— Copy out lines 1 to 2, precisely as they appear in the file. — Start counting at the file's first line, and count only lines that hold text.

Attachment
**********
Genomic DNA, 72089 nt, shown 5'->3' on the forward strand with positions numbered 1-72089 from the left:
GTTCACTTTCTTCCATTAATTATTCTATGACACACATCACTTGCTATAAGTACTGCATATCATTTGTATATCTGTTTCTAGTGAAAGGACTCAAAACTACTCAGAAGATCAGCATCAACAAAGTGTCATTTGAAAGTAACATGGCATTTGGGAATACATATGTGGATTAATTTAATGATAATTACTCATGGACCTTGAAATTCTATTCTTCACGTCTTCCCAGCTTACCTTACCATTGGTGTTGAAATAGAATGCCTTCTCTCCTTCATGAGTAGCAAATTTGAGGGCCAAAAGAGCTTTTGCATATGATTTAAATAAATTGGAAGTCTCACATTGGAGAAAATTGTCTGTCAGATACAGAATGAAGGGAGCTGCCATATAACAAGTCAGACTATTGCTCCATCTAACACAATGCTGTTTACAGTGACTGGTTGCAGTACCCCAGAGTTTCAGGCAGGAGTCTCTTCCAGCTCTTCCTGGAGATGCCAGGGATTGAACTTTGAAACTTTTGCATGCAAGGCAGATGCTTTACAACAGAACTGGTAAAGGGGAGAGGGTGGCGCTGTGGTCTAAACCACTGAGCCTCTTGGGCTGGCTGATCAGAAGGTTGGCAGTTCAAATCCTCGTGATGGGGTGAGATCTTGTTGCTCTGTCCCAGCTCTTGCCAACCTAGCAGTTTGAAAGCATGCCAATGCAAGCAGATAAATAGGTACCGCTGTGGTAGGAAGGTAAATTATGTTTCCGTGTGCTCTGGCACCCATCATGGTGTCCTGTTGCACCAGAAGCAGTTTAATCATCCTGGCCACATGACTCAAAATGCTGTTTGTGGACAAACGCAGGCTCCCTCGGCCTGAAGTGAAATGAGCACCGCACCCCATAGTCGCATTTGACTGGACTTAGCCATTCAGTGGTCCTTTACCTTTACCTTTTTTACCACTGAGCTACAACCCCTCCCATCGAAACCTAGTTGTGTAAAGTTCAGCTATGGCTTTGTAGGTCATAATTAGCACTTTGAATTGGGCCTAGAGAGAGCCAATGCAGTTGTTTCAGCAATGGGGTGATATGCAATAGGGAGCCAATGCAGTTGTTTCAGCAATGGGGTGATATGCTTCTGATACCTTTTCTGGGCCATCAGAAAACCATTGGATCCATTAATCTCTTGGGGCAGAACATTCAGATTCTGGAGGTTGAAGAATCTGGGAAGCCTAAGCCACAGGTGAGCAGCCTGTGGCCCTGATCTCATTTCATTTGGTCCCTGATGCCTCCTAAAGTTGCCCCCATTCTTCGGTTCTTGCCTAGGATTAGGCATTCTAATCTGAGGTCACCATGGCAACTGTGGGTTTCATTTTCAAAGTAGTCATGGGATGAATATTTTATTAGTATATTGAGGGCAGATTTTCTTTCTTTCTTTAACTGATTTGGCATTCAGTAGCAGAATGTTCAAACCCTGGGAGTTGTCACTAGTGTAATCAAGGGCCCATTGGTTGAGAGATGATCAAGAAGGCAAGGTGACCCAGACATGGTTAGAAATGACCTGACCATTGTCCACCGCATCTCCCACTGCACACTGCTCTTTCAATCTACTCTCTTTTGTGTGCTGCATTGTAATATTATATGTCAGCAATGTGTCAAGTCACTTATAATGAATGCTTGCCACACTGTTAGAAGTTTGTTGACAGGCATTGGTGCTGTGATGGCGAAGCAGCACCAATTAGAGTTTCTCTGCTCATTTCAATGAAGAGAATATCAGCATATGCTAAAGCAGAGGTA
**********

Genomic DNA, 72089 nt, shown 5'->3' on the forward strand with positions numbered 1-72089 from the left:
GTTCACTTTCTTCCATTAATTATTCTATGACACACATCACTTGCTATAAGTACTGCATATCATTTGTATATCTGTTTCTAGTGAAAGGACTCAAAACTACTCAGAAGATCAGCATCAACAAAGTGTCATTTGAAAGTAACATGGCATTTGGGAATACATATGTGGATTAATTTAATGATAATTACTCATGGACCTTGAAATTCTATTCTTCACGTCTTCCCAGCTTACCTTACCATTGGTGTTGAAATAGAATGCCTTCTCTCCTTCATGAGTAGCAAATTTGAGGGCCAAAAGAGCTTTTGCATATGATTTAAATAAATTGGAAGTCTCACATTGGAGAAAATTGTCTGTCAGATACAGAATGAAGGGAGCTGCCATATAACAAGTCAGACTATTGCTCCATCTAACACAATGCTGTTTACAGTGACTGGTTGCAGTACCCCAGAGTTTCAGGCAGGAGTCTCTTCCAGCTCTTCCTGGAGATGCCAGGGATTGAACTTTGAAACTTTTGCATGCAAGGCAGATGCTTTACAACAGAACTGGTAAAGGGGAGAGGGTGGCGCTGTGGTCTAAACCACTGAGCCTCTTGGGCTGGCTGATCAGAAGGTTGGCAGTTCAAATCCTCGTGATGGGGTGAGATCTTGTTGCTCTGTCCCAGCTCTTGCCAACCTAGCAGTTTGAAAGCATGCCAATGCAAGCAGATAAATAGGTACCGCTGTGGTAGGAAGGTAAATTATGTTTCCGTGTGCTCTGGCACCCATCATGGTGTCCTGTTGCACCAGAAGCAGTTTAATCATCCTGGCCACATGACTCAAAATGCTGTTTGTGGACAAACGCAGGCTCCCTCGGCCTGAAGTGAAATGAGCACCGCACCCCATAGTCGCATTTGACTGGACTTAGCCATTCAGTGGTCCTTTACCTTTACCTTTTTTACCACTGAGCTACAACCCCTCCCATCGAAACCTAGTTGTGTAAAGTTCAGCTATGGCTTTGTAGGTCATAATTAGCACTTTGAATTGGGCCTAGAGAGAGCCAATGCAGTTGTTTCAGCAATGGGGTGATATGCAATAGGGAGCCAATGCAGTTGTTTCAGCAATGGGGTGATATGCTTCTGATACCTTTTCTGGGCCATCAGAAAACCATTGGATCCATTAATCTCTTGGGGCAGAACATTCAGATTCTGGAGGTTGAAGAATCTGGGAAGCCTAAGCCACAGGTGAGCAGCCTGTGGCCCTGATCTCATTTCATTTGGTCCCTGATGCCTCCTAAAGTTGCCCCCATTCTTCGGTTCTTGCCTAGGATTAGGCATTCTAATCTGAGGTCACCATGGCAACTGTGGGTTTCATTTTCAAAGTAGTCATGGGATGAATATTTTATTAGTATATTGAGGGCAGATTTTCTTTCTTTCTTTAACTGATTTGGCATTCAGTAGCAGAATGTTCAAACCCTGGGAGTTGTCACTAGTGTAATCAAGGGCCCATTGGTTGAGAGATGATCAAGAAGGCAAGGTGACCCAGACATGGTTAGAAATGACCTGACCATTGTCCACCGCATCTCCCACTGCACACTGCTCTTTCAATCTACTCTCTTTTGTGTGCTGCATTGTAATATTATATGTCAGCAATGTGTCAAGTCACTTATAATGAATGCTTGCCACACTGTTAGAAGTTTGTTGACAGGCATTGGTGCTGTGATGGCGAAGCAGCACCAATTAGAGTTTCTCTGCTCATTTCAATGAAGAGAATATCAGCATATGCTAAAGCAGAGGTA